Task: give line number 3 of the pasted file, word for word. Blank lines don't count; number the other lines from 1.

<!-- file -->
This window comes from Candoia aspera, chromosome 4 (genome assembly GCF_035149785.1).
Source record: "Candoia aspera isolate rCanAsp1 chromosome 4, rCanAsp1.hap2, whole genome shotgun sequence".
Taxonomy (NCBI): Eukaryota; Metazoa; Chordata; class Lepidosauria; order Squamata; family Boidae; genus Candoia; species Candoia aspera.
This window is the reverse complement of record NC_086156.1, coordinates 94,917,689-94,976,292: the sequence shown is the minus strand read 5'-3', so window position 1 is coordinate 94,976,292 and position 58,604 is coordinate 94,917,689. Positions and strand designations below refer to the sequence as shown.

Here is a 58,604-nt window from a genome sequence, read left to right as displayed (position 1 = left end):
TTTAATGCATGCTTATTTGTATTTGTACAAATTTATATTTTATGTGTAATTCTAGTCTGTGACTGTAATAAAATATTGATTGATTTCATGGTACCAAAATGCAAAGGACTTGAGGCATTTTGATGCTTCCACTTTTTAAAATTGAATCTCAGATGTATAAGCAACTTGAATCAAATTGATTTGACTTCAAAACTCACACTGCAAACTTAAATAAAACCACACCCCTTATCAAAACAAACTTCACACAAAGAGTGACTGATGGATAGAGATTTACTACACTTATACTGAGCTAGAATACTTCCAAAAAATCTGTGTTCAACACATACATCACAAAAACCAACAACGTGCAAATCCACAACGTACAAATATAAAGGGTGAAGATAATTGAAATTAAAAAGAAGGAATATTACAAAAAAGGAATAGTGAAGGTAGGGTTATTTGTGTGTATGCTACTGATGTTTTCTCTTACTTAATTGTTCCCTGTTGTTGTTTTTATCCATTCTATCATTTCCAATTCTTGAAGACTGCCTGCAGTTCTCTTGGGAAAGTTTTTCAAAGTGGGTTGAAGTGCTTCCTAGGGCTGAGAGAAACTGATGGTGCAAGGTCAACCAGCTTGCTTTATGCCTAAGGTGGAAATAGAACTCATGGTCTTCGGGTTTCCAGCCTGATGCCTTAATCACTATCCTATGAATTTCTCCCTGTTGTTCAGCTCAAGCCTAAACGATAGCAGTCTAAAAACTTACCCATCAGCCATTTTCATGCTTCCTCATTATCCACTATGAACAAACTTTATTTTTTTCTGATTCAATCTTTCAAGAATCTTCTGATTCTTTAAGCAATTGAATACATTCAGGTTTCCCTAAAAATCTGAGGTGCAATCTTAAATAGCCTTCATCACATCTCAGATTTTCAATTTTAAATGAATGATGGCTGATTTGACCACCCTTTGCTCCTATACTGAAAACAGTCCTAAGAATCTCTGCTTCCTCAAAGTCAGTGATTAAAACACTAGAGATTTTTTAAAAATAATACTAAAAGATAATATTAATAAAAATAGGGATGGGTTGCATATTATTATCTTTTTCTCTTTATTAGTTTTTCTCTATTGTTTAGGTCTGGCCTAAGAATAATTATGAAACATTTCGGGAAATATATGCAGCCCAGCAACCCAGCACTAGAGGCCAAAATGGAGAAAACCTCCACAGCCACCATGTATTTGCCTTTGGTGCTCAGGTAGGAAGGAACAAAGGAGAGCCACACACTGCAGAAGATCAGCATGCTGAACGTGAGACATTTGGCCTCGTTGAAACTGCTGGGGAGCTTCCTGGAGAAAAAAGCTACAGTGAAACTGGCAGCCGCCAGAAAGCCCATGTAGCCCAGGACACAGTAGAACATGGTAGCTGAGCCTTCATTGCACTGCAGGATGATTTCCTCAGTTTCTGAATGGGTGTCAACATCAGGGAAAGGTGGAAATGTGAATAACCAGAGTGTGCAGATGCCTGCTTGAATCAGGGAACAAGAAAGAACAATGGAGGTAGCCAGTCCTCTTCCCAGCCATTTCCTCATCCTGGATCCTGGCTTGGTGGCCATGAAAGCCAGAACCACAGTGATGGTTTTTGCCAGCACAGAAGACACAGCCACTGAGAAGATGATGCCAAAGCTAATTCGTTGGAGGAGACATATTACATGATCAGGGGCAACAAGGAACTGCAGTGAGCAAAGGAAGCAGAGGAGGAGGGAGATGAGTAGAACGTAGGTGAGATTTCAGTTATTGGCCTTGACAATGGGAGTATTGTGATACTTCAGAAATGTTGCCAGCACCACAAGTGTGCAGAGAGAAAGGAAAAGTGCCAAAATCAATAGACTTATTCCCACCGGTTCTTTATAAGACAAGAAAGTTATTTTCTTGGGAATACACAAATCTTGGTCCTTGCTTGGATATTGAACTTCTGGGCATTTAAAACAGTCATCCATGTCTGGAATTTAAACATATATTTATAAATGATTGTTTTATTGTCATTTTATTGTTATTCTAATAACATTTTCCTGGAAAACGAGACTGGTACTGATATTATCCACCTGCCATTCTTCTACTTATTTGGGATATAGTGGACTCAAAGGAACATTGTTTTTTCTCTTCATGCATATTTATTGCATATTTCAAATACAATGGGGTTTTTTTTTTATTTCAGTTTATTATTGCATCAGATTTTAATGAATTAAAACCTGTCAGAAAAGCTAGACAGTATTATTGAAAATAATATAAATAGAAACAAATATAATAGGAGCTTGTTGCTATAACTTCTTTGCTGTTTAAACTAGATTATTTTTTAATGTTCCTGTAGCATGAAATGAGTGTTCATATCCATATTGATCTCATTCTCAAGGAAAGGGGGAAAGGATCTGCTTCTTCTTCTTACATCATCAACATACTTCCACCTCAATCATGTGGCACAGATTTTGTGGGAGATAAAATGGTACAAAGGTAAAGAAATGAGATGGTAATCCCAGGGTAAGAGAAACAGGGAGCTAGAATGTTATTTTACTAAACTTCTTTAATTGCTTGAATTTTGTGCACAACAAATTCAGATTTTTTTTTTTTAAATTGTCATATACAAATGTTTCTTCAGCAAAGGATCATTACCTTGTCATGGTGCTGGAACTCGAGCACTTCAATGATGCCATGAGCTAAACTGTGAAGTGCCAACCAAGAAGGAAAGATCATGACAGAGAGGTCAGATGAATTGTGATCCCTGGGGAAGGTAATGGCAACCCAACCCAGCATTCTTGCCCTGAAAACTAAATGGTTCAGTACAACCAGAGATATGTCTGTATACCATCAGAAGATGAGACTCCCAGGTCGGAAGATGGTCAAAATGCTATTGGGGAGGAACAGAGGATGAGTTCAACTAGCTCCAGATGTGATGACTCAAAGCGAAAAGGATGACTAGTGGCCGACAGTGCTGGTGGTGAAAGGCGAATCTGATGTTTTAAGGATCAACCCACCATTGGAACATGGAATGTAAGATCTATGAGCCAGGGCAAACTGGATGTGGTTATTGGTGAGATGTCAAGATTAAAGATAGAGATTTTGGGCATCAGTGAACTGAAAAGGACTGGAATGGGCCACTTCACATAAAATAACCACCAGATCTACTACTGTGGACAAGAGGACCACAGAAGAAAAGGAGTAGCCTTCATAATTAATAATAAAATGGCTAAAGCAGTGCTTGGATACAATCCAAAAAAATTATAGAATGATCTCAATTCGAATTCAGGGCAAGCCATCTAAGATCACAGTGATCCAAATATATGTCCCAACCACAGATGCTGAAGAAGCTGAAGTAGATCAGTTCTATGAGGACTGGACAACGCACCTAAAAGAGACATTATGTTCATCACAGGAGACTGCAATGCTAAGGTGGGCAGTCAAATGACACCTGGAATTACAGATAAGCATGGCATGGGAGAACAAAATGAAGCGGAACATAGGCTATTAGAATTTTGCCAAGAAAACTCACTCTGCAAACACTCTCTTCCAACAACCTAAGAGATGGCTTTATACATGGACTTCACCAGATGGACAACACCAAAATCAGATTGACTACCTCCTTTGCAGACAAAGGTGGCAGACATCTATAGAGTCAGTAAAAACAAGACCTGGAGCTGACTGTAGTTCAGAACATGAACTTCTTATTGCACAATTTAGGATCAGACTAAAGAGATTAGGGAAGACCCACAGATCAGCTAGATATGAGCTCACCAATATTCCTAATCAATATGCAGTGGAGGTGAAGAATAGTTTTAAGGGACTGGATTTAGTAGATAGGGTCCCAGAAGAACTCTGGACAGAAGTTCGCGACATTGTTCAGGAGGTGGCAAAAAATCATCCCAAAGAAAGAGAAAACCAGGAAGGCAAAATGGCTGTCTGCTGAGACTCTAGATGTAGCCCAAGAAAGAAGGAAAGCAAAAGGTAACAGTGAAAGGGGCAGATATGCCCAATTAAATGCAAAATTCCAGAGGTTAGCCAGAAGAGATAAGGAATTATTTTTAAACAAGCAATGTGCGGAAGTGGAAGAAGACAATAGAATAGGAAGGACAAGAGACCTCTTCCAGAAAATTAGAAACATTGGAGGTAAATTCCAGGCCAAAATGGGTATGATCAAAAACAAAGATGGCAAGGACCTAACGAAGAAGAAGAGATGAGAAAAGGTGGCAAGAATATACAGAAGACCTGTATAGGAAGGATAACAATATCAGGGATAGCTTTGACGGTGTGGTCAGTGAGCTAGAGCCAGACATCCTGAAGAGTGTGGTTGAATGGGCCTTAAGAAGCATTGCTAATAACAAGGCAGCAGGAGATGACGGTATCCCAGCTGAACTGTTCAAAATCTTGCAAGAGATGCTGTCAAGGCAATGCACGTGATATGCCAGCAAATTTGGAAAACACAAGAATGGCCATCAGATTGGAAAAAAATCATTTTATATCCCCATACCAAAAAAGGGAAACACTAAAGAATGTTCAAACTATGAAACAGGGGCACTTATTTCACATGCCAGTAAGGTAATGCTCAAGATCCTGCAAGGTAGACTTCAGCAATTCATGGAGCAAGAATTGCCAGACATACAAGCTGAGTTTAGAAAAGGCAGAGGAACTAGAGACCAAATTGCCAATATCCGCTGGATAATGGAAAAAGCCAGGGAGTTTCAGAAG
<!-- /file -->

Taxonomy (NCBI): Eukaryota; Metazoa; Chordata; class Lepidosauria; order Squamata; family Boidae; genus Candoia; species Candoia aspera.